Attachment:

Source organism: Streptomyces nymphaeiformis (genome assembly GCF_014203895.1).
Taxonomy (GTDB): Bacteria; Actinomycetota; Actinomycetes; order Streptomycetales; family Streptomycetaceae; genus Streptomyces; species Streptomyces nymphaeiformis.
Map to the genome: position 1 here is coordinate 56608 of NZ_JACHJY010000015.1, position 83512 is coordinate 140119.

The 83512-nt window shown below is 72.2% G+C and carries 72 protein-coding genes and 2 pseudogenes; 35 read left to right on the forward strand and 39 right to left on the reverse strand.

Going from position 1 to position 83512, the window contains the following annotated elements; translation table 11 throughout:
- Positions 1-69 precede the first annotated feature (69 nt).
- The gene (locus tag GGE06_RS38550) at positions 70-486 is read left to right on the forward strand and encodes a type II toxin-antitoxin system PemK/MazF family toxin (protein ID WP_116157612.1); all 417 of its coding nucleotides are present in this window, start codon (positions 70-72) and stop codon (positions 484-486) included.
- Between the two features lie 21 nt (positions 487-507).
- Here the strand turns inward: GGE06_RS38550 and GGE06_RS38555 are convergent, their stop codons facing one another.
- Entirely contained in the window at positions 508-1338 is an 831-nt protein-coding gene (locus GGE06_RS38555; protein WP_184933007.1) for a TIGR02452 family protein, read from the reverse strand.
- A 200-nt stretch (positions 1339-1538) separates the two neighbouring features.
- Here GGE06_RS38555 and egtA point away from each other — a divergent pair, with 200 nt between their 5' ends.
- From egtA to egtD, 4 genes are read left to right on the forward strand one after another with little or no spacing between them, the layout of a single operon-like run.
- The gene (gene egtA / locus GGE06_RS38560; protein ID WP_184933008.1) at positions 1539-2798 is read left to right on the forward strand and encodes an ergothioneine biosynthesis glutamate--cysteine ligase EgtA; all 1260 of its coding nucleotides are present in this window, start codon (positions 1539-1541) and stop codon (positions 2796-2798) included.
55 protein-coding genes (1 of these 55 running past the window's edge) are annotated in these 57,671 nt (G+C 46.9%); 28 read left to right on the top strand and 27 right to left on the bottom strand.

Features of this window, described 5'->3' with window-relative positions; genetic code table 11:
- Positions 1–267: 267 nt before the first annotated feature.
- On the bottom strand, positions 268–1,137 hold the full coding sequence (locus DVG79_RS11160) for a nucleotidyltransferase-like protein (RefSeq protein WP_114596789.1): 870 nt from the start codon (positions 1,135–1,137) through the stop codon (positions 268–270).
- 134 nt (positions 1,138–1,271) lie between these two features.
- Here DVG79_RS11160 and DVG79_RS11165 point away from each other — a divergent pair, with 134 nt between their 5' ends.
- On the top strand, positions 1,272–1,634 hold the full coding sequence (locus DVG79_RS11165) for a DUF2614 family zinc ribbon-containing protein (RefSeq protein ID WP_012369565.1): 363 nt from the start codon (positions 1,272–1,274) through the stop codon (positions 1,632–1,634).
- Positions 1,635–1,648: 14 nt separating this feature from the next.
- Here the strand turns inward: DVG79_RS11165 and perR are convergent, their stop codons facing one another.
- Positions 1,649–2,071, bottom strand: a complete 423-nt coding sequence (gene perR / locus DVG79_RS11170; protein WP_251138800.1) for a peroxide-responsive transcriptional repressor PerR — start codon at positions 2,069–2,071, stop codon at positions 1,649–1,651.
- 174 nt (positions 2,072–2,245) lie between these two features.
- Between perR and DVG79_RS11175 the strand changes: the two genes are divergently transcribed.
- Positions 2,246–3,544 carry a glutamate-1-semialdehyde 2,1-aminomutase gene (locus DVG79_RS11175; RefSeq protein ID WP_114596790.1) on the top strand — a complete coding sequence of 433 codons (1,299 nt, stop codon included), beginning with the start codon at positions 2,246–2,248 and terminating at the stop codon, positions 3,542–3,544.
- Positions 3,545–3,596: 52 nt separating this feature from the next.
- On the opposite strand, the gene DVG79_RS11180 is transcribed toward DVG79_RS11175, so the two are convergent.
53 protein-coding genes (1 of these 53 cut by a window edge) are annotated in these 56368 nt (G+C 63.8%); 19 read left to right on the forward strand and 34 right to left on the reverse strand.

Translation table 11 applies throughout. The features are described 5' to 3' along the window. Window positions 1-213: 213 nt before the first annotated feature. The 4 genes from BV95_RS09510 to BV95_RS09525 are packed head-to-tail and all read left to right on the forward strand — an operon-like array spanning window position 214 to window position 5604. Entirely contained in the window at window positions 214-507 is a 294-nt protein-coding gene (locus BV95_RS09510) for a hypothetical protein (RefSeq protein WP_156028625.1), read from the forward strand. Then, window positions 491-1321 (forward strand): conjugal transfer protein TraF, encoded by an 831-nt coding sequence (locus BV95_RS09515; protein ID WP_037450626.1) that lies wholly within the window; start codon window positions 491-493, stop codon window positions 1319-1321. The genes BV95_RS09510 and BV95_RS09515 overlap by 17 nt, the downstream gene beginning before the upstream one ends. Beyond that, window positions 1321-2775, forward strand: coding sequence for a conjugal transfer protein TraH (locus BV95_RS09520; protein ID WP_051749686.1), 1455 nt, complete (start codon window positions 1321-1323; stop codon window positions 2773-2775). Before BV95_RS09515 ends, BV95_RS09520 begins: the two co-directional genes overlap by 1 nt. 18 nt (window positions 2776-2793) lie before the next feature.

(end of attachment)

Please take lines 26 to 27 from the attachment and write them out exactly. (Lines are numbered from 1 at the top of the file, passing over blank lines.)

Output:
- Between perR and DVG79_RS11175 the strand changes: the two genes are divergently transcribed.
- Positions 2,246–3,544 carry a glutamate-1-semialdehyde 2,1-aminomutase gene (locus DVG79_RS11175; RefSeq protein ID WP_114596790.1) on the top strand — a complete coding sequence of 433 codons (1,299 nt, stop codon included), beginning with the start codon at positions 2,246–2,248 and terminating at the stop codon, positions 3,542–3,544.